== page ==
Global CWD Repository
 

Document Type

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Creative Commons License

Creative Commons License
This work is licensed under a Creative Commons Attribution-Noncommercial-No Derivative Works 4.0 License.

Publication Date

2012

Keywords

United Nations Mine Action Service, UNMAS, 2012, Annual Report

Abstract

The year 2012 was an important one for UNMAS. Delivering on its commitment, UNMAS has successfully led and completed the United Nations Mine Action Strategy, which was endorsed, last December, by the heads of United Nations entities active in mine action. This was a welcome reaffirmation of UNMAS leadership and coordination role. Simultaneously, my counterparts entrusted UNMAS with the responsibility of establishing, hosting and operating the United Nations Monitoring and Evaluation Mechanism for Mine Action, a commitment to accountability and transparency that I wholeheartedly support. The Secretary-General appointed a new Director, the first woman to occupy this post, who immediately focused her attention on management reforms, strengthening partnerships, forging new ones and improving dialogue and coordination, both at Headquarters and at the country level.

Every year, mines, explosive remnants of war and other explosive hazards kill or injure thousands of human beings worldwide. This is a tragedy. These indiscriminate explosive devices sow constant fear in scores of countries, affecting millions of people. A single landmine – or even the fear of its presence – can hold an entire community hostage, effectively robbing people of their livelihoods. Furthermore, their presence blocks the rapid deployment of peacekeepers and the delivery of humanitarian relief, thus delaying in real terms the reconstruction of areas affected by war.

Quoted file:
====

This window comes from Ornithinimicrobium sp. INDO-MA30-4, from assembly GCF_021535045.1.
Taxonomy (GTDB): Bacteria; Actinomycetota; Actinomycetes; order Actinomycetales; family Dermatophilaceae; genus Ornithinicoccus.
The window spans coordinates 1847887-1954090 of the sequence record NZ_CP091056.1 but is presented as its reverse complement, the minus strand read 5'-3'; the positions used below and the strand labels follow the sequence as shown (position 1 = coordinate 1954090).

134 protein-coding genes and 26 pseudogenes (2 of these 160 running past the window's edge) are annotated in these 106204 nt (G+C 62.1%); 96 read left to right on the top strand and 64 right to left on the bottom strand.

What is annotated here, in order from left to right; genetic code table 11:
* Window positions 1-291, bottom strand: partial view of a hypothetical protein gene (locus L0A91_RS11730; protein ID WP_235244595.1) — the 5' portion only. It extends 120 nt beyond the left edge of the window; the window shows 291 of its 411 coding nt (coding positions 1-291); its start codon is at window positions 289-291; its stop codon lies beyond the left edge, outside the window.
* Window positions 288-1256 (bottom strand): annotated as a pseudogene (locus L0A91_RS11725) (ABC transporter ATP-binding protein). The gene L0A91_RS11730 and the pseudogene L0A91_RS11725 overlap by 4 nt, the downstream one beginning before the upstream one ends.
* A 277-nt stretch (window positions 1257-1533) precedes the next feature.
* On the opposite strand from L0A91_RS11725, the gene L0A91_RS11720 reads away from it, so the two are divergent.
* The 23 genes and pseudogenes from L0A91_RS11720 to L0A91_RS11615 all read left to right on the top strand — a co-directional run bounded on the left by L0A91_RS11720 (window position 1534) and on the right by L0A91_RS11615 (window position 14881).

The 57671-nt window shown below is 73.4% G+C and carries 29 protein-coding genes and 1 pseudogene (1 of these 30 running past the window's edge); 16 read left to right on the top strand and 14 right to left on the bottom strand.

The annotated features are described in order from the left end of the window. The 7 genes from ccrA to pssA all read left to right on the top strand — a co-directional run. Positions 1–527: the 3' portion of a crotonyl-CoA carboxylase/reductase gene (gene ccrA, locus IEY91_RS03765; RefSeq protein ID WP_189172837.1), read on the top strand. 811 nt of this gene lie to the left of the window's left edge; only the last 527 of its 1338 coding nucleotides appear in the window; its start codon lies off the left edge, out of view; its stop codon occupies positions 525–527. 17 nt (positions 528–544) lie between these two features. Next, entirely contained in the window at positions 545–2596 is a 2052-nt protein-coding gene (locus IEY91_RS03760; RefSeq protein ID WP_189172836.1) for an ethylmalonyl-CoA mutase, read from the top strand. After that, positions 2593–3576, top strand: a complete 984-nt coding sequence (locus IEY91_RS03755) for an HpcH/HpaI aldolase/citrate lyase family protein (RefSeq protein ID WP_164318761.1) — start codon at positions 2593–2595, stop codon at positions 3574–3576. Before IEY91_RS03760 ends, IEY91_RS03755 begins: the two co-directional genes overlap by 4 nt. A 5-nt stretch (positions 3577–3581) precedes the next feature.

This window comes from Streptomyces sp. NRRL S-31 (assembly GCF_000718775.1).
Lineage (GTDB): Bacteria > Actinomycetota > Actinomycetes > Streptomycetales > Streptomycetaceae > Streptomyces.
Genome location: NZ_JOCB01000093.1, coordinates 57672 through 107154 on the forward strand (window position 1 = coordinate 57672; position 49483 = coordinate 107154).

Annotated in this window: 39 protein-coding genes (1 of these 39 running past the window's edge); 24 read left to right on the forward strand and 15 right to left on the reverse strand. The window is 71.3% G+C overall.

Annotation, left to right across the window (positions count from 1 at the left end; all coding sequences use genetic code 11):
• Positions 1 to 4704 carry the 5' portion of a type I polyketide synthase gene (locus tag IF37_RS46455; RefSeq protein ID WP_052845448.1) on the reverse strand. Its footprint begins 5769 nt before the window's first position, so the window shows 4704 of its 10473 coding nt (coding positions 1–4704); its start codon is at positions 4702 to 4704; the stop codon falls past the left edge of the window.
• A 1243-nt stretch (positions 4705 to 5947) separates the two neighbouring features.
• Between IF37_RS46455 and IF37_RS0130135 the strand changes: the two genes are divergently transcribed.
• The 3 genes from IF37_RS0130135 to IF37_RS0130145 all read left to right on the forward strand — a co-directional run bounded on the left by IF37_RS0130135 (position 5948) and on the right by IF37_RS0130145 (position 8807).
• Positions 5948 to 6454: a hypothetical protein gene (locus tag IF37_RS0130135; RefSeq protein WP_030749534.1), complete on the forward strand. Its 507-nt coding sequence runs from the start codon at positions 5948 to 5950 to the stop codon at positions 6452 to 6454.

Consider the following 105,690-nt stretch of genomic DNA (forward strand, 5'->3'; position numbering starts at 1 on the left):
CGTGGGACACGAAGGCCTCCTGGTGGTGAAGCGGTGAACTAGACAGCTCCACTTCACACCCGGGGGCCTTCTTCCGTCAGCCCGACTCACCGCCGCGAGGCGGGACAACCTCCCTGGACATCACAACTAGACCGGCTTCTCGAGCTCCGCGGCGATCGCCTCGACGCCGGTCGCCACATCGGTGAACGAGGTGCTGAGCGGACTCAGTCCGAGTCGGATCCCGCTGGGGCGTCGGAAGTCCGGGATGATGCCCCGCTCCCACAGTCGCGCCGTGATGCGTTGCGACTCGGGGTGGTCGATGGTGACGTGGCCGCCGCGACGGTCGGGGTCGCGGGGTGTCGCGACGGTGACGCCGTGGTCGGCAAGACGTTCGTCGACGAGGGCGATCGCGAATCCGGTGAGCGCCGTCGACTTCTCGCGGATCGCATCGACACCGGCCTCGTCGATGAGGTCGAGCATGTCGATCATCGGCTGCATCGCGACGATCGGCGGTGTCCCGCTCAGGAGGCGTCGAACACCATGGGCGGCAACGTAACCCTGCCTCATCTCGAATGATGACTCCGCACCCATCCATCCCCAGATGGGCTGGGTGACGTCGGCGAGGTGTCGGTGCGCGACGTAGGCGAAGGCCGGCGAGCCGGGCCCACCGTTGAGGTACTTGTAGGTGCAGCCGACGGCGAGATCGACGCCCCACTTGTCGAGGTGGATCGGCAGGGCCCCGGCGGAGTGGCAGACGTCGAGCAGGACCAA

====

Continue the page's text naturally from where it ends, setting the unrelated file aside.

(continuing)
The results of UNMAS interventions are immediate and long-lasting. In South Sudan, markets are bustling for the first time in 20 years because people are now more free to move about, allowing trade to resume. In Afghanistan, community-based demining and risk education contribute directly to stabilization and security, including by employing thousands of Afghans.

In 2012, the scope of UNMAS work continued to evolve in response to the needs of the millions of people increasingly exposed to all types of explosive hazards. For example, the current crisis in the Sahel shows how the proliferation of weapons fuels insurgency, as illicitly acquired ammunition is used for nefarious purposes, including for improvised explosive devices.

In Cote d’Ivoire, the Democratic Republic of the Congo, Libya and Mali, to name just a few countries, Governments are requesting UNMAS help in improving the safety, security and management of their weapons and ammunition. UNMAS has also been increasingly called upon to provide its expertise to other sectors, including disarmament, demobilization and reintegration, and security sector reform.

The 2012 annual report chronicles the central role of UNMAS in the protection of civilians, peacekeeping, peacebuilding, humanitarian relief and development, allowing missions to deploy rapidly and assisting refugees and internally displaced persons in safely returning to their homes.

A lot has been achieved. Nonetheless, the remaining challenges demand more intense and focused efforts. Thanks to the invaluable trust and support of its partners, UNMAS will continue to ensure that lives are spared, that the needs, rights and dignity of survivors are protected and restored and that the fear and insecurity that landmines and remnants of war instill in so man y can be alleviated.

I applaud UNMAS for spearheading mine action and addressing so humanely the needs and aspirations of communities and survivors affected by these terrible and indiscriminate weapons. I pay tribute and am grateful to the staff of UNMAS for their dedication.

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